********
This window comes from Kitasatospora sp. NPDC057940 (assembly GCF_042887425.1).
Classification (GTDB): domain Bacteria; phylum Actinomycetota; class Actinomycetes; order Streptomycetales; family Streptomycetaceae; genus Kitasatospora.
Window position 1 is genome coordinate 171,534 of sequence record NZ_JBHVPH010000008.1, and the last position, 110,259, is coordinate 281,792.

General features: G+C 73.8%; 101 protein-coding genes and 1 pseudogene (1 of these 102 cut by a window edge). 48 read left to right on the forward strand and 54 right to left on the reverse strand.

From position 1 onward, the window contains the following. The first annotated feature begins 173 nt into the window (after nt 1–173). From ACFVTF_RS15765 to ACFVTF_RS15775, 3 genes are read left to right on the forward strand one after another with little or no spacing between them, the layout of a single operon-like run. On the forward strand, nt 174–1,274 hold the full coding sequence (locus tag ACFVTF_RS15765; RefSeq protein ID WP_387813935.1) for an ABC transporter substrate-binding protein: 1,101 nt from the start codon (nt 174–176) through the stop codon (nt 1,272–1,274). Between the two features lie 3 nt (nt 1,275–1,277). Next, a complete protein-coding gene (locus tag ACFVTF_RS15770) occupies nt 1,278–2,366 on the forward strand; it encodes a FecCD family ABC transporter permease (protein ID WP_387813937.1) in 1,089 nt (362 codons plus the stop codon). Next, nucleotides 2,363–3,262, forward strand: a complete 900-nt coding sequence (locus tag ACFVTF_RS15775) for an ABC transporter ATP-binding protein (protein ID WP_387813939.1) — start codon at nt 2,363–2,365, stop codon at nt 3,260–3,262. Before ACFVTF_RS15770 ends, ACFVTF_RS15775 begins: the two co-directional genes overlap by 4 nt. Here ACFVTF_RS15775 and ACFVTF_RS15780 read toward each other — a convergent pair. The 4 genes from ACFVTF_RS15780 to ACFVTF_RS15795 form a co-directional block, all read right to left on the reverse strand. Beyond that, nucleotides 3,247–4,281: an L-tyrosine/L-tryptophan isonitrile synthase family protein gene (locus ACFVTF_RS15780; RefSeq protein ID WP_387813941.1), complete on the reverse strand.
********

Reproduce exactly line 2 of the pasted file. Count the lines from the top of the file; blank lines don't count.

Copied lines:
Classification (GTDB): domain Bacteria; phylum Actinomycetota; class Actinomycetes; order Streptomycetales; family Streptomycetaceae; genus Kitasatospora.